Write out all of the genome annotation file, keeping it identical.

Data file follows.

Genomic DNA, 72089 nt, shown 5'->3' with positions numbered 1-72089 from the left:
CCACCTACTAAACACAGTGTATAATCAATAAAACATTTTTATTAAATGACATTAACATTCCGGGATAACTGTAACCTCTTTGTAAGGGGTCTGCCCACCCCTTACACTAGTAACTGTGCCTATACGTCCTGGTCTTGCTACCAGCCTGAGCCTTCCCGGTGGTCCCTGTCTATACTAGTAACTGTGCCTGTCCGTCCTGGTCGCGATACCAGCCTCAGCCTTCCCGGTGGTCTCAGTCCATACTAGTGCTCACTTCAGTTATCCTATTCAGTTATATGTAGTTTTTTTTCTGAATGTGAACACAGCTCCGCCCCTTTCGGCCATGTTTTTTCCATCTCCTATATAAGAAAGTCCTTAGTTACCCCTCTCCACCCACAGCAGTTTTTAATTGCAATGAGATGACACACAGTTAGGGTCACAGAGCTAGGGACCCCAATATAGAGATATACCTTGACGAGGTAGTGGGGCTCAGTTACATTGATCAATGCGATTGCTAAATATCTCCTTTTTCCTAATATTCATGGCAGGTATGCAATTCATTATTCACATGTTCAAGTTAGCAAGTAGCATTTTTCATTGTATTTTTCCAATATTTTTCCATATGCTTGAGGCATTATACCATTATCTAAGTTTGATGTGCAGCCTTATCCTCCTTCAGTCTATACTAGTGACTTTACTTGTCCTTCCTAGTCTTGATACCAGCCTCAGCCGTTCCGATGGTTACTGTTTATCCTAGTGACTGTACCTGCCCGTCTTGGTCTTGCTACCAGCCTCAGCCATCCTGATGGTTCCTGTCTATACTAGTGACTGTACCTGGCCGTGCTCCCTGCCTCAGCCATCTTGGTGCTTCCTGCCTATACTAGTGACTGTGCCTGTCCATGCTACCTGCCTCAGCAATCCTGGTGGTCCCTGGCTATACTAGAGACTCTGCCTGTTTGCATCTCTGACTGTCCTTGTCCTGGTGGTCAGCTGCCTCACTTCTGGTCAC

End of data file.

Genomic DNA, 72089 nt, shown 5'->3' with positions numbered 1-72089 from the left:
CCACCTACTAAACACAGTGTATAATCAATAAAACATTTTTATTAAATGACATTAACATTCCGGGATAACTGTAACCTCTTTGTAAGGGGTCTGCCCACCCCTTACACTAGTAACTGTGCCTATACGTCCTGGTCTTGCTACCAGCCTGAGCCTTCCCGGTGGTCCCTGTCTATACTAGTAACTGTGCCTGTCCGTCCTGGTCGCGATACCAGCCTCAGCCTTCCCGGTGGTCTCAGTCCATACTAGTGCTCACTTCAGTTATCCTATTCAGTTATATGTAGTTTTTTTTCTGAATGTGAACACAGCTCCGCCCCTTTCGGCCATGTTTTTTCCATCTCCTATATAAGAAAGTCCTTAGTTACCCCTCTCCACCCACAGCAGTTTTTAATTGCAATGAGATGACACACAGTTAGGGTCACAGAGCTAGGGACCCCAATATAGAGATATACCTTGACGAGGTAGTGGGGCTCAGTTACATTGATCAATGCGATTGCTAAATATCTCCTTTTTCCTAATATTCATGGCAGGTATGCAATTCATTATTCACATGTTCAAGTTAGCAAGTAGCATTTTTCATTGTATTTTTCCAATATTTTTCCATATGCTTGAGGCATTATACCATTATCTAAGTTTGATGTGCAGCCTTATCCTCCTTCAGTCTATACTAGTGACTTTACTTGTCCTTCCTAGTCTTGATACCAGCCTCAGCCGTTCCGATGGTTACTGTTTATCCTAGTGACTGTACCTGCCCGTCTTGGTCTTGCTACCAGCCTCAGCCATCCTGATGGTTCCTGTCTATACTAGTGACTGTACCTGGCCGTGCTCCCTGCCTCAGCCATCTTGGTGCTTCCTGCCTATACTAGTGACTGTGCCTGTCCATGCTACCTGCCTCAGCAATCCTGGTGGTCCCTGGCTATACTAGAGACTCTGCCTGTTTGCATCTCTGACTGTCCTTGTCCTGGTGGTCAGCTGCCTCACTTCTGGTCAC